Doctors had differing opinions -- ranging from five to 20 years -- on how soon stem cells would be available. But the consensus was that hair treatments would change.
Bernstein, who estimates something will be available in five to 10 years, said that two barriers remain to having stem cells produce a baldness treatment.
The first, he said, was then when some stem cells multiply, they lose the ability to grow hair. The second is that it is often difficult to produce hair that is cosmetically useful.
"We can't multiply the hair well at this point or make it cosmetically oriented," Bernstein said. "Those two problems are really a big barrier."
Men who are in the process of losing their hair have several options.
Men who have already lost their hair have fewer.
"You're looking at a hair transplant, and I think they're wonderful if they're done by a skilled physician," Newburger said.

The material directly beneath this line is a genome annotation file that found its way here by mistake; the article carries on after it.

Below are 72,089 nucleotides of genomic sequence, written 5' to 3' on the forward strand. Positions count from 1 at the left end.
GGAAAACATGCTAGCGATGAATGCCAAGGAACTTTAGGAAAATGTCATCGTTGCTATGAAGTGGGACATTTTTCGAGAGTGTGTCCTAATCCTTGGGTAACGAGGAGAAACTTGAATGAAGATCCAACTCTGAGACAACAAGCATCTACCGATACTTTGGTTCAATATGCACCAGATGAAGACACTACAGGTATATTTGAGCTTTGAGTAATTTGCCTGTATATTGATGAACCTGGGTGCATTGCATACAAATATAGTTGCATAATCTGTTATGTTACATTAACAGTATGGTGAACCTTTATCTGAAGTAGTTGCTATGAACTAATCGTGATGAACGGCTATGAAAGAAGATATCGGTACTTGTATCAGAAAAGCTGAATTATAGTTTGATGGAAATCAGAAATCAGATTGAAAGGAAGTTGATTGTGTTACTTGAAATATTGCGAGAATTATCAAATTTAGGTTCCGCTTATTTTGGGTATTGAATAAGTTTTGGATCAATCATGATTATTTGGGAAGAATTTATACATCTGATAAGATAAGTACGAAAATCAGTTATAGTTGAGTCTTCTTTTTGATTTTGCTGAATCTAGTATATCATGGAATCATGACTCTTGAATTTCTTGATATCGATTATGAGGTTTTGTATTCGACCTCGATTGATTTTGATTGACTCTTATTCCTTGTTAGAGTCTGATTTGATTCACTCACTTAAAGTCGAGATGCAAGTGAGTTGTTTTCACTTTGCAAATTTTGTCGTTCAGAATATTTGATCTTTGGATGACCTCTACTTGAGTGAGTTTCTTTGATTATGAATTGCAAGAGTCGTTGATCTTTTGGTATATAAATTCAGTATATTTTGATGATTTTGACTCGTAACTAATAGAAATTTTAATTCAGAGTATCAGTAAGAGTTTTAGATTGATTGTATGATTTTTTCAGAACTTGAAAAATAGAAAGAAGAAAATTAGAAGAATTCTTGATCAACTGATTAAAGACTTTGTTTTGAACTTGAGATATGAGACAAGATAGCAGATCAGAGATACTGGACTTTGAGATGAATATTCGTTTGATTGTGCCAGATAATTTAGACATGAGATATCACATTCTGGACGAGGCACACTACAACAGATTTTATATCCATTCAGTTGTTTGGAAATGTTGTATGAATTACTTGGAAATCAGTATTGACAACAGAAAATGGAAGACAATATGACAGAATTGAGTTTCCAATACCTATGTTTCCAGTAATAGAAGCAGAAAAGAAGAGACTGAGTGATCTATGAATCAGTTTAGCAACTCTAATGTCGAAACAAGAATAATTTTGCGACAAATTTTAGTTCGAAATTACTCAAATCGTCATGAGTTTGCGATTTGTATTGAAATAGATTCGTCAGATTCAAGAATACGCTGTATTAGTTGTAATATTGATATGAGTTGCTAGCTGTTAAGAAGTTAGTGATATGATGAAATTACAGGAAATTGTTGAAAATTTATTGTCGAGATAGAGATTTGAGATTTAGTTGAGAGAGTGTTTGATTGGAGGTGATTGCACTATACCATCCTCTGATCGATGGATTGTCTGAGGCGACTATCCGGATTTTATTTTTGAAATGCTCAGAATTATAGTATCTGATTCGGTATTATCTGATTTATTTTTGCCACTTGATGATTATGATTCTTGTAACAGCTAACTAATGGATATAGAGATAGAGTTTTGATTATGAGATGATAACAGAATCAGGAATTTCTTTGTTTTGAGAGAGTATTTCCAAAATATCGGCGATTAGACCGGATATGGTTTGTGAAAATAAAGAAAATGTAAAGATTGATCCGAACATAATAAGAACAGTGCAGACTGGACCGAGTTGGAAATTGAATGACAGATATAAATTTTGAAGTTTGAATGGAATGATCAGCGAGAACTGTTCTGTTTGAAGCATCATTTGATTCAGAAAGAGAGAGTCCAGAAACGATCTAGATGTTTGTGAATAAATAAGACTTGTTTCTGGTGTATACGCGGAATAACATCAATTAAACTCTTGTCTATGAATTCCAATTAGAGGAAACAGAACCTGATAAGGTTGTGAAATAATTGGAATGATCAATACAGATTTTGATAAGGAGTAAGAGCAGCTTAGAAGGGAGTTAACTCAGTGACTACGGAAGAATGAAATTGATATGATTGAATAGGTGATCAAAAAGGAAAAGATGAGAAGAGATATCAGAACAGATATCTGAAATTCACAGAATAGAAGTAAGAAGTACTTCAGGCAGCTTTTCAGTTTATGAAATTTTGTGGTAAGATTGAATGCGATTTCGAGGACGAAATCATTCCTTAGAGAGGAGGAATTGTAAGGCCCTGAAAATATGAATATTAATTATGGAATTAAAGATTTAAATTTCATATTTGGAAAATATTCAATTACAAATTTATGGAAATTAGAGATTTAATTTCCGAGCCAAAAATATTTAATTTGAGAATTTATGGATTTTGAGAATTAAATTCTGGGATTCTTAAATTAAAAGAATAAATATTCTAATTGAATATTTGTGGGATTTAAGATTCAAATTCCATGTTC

But men who want to do something about baldness but have already lost their hair and have little hair left on their head to transplant, or who for other reasons dislike medical interventions, still have an option.
"Hairpieces and wigs remain an important option for patients who either can't tolerate the medications, don't want to take something systemically, don't want the hair transplant surgery, don't have enough hair for transplantation," Bernstein said.
While he cited the maintenance costs as a strike against hairpieces, they do present a valid choice for some men.
"People who just want coverage -- wigs and hairpieces remain an excellent option for them," he said.